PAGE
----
Can You Plan Predictability?
You know how it goes. If it’s perfectly planned out then it’s bound to happen just like so, right? Perfectionists are detail-oriented and super planners. Their research skills on hypothetical scenarios are akin to NASA level scientists. I kid but for some perfectionists, this is a serious response to being raised by parents who were unpredictable or unreliable or lived a life filled with frequent changes. As a child, their way of adapting to feeling helpless to perceived chaos was by creating a sense of control through routine, organization, and structure.
Along with the desire for predictability comes the pressure to make it happen. This pressure is applied to their schedule, to their persona, and even to their own emotions. Keeping tabs on their schedule creates predictability within chaos. It also makes it easier to blame oneself if things don’t work out. Though this is a false sense of control, the perfectionist perceives that if events don’t work out, it’s mostly due to their flawed self and failure to foolproof the plan rather than external circumstances.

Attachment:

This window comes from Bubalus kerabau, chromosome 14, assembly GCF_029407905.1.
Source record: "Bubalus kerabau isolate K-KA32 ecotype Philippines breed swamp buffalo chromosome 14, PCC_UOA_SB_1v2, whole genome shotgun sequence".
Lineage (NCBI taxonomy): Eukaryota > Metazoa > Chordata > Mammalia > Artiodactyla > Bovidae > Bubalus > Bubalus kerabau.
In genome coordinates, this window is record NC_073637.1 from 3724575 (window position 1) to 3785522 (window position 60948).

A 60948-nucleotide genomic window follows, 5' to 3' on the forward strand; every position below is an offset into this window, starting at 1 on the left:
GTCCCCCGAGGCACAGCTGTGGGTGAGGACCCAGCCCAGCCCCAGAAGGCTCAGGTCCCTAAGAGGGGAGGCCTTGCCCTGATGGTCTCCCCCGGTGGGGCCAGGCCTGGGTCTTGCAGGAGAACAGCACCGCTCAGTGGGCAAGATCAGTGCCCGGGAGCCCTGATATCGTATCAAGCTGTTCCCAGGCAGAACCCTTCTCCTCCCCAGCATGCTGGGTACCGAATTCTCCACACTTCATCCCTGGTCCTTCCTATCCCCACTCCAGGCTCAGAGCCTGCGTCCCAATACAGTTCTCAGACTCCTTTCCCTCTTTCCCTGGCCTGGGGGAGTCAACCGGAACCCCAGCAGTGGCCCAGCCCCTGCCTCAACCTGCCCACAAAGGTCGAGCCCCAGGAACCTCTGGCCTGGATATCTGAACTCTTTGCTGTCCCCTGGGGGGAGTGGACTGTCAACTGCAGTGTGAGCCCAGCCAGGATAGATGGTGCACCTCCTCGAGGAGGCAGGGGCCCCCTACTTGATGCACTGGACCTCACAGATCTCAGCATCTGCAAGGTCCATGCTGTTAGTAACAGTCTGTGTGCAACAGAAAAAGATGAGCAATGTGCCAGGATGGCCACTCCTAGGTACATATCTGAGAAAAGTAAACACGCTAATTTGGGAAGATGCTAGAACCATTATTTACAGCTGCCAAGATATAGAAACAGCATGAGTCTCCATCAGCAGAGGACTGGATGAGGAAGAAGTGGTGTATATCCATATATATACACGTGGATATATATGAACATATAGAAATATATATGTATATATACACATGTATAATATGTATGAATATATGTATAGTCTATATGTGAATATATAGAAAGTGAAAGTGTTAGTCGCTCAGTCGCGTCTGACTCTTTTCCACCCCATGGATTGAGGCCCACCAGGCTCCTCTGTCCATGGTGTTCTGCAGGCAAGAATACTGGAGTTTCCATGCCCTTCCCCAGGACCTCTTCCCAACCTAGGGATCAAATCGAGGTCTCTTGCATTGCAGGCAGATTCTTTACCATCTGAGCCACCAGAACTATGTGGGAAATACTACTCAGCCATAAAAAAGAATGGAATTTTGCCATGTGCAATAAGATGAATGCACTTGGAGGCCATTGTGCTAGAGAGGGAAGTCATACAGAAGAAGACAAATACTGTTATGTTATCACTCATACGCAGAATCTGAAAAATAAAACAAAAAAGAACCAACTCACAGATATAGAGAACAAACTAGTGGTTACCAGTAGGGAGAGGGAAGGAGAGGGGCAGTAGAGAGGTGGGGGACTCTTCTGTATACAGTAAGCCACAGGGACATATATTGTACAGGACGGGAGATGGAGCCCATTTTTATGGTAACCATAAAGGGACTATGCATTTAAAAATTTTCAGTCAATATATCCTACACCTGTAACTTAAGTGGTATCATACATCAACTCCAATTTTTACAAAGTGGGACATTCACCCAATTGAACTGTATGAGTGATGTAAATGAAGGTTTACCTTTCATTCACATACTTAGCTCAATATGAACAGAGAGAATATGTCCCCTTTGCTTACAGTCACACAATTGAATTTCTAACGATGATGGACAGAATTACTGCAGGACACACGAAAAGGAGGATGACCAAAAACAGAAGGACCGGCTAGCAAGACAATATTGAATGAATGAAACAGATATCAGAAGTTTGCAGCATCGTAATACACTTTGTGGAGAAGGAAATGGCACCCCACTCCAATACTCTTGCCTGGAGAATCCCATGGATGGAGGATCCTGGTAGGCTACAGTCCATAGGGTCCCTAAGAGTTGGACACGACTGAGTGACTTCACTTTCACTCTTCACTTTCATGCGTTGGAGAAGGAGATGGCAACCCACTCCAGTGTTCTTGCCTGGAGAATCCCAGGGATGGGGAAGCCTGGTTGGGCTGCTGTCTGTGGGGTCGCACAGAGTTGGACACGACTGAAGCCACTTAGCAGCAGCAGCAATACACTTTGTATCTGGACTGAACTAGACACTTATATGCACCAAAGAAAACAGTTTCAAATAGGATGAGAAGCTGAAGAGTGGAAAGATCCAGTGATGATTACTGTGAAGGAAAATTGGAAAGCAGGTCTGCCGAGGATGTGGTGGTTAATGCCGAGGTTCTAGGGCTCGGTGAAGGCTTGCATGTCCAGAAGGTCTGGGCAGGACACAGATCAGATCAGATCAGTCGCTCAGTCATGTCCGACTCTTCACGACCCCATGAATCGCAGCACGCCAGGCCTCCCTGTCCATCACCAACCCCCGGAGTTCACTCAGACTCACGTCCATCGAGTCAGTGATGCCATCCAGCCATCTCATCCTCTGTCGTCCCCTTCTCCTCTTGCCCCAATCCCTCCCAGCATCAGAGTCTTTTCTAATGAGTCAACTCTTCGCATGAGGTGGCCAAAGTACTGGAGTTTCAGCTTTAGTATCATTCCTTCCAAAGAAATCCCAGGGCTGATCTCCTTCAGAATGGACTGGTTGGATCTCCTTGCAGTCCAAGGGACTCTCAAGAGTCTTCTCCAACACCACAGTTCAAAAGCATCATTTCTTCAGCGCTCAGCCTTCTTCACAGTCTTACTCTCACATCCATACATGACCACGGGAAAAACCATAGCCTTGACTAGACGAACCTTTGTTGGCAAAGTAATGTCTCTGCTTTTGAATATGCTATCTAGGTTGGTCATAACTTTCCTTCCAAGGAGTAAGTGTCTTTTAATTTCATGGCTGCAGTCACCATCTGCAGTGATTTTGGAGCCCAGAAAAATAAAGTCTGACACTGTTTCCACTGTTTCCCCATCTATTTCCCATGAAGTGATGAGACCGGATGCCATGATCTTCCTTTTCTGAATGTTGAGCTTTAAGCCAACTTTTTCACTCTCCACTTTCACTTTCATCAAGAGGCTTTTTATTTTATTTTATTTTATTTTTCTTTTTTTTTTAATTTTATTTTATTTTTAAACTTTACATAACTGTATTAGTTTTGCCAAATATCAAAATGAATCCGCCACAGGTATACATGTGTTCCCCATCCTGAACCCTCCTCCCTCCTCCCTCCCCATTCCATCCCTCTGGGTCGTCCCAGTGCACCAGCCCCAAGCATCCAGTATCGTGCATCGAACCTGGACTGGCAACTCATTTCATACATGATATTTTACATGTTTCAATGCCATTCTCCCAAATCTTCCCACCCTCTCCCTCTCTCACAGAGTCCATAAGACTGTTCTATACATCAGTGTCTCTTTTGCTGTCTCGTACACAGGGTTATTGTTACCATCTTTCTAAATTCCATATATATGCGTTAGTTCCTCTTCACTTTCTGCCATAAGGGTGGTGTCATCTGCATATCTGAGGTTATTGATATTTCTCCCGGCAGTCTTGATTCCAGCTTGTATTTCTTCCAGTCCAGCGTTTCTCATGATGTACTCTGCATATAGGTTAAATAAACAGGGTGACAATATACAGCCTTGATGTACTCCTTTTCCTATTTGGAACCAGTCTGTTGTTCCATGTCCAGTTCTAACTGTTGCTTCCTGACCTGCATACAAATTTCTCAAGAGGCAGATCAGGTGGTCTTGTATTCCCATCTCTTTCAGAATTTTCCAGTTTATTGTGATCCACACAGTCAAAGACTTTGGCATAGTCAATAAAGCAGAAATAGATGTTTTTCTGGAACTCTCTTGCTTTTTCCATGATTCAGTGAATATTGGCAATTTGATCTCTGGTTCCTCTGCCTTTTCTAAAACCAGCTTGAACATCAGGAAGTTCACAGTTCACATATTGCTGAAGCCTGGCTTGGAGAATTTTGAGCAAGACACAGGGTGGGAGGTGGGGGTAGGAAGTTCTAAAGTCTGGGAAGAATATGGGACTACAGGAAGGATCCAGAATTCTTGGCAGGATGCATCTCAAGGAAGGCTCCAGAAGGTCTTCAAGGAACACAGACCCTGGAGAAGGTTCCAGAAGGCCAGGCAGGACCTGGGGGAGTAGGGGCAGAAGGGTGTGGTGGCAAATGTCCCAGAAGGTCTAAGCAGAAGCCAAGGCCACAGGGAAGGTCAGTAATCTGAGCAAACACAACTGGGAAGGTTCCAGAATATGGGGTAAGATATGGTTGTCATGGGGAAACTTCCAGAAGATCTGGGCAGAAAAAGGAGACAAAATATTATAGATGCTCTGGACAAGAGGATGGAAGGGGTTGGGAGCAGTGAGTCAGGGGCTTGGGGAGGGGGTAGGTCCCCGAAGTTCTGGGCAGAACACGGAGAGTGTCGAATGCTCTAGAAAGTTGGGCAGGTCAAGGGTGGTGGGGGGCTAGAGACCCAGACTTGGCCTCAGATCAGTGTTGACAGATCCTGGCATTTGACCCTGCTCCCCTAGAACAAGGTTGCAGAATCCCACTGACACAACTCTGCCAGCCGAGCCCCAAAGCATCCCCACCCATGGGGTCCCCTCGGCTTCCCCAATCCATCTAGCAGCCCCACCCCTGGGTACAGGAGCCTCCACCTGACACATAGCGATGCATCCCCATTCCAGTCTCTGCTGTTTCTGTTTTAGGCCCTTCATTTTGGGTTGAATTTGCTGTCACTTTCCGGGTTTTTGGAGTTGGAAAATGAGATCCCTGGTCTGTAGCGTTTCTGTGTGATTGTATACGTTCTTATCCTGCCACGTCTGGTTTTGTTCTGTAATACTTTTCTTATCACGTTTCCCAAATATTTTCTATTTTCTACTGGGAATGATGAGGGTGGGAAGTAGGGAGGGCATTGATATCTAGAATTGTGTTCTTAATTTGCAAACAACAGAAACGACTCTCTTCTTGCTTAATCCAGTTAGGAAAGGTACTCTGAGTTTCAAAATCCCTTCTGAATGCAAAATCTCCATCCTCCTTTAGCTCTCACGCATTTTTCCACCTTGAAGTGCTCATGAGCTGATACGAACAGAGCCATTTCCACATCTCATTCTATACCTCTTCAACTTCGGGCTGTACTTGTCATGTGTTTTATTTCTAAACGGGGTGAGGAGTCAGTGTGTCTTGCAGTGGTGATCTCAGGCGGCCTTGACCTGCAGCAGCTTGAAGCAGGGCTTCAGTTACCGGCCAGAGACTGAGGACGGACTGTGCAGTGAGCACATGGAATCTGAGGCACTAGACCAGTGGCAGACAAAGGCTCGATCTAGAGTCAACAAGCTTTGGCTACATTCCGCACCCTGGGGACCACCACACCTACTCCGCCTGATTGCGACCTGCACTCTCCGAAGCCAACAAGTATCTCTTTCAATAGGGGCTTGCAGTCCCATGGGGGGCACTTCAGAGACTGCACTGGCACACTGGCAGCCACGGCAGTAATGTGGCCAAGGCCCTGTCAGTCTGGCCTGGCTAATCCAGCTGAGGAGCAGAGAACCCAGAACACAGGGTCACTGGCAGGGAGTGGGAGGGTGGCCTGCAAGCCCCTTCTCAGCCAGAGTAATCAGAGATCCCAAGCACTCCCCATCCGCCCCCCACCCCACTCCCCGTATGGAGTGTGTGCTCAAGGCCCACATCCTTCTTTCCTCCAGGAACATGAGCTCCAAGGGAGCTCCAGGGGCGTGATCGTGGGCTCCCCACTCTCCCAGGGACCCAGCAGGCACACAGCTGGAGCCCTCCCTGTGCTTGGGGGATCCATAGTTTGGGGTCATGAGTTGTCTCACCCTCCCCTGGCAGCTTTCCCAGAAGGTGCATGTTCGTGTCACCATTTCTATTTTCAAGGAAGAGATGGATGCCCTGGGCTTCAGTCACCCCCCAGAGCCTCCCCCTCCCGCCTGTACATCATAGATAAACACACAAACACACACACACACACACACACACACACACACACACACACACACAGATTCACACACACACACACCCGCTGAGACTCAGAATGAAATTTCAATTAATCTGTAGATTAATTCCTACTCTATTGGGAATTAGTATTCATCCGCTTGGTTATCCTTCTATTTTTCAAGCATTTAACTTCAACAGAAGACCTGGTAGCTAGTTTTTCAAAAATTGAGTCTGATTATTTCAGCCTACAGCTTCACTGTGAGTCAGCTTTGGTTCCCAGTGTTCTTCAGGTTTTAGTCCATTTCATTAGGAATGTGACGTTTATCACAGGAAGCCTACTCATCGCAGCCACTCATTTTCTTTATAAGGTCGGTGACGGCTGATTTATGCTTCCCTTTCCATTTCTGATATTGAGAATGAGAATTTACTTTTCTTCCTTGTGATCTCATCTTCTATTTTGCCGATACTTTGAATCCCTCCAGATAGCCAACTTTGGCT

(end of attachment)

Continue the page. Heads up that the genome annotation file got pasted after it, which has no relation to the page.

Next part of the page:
Deciding to overly contain their emotions in their interactions with others keeps everything the same and even-keeled. This creates less opportunity for confusion and change in relationships. Which makes sense, if while growing up the person learned that expressing their feelings towards caregivers would either rock the boat or fall on deaf ears, they are more adept at staying quiet or agreeing despite their true feelings. As a child, they learned to suck it up and fend for themselves the best way they could. What transpires is a severing from their vulnerability, from tapping into how they really feel about others and situations, because, well, everything is always fine. So, this works for some time possibly during the pre-marital or pre-kids stage because they are on their own. But, once you bring significant others and children to the mix, keeping up with the overall schedule, dealing with other parents, coworkers, managing their kids’ feelings from the mundane to the important becomes overwhelmingly difficult to keep everything the same and structured. Feelings of chaos brim to the surface when it becomes more difficult to keep it all together. The perfectionist does what they know best, try harder, get stricter, move faster. Leading to . . . burnout. The perfectionist mistakenly believes that the problem isn’t in the system, but instead that there is something inherently wrong with them and that’s why things don’t work out. This is a never-ending cycle that can be ameliorated by talking to a professional, and undoing years of misperceived responsibility. If you find yourself in this cycle, reach out for help. It doesn’t need to be this way. You can enjoy predictability along with the curveballs of life.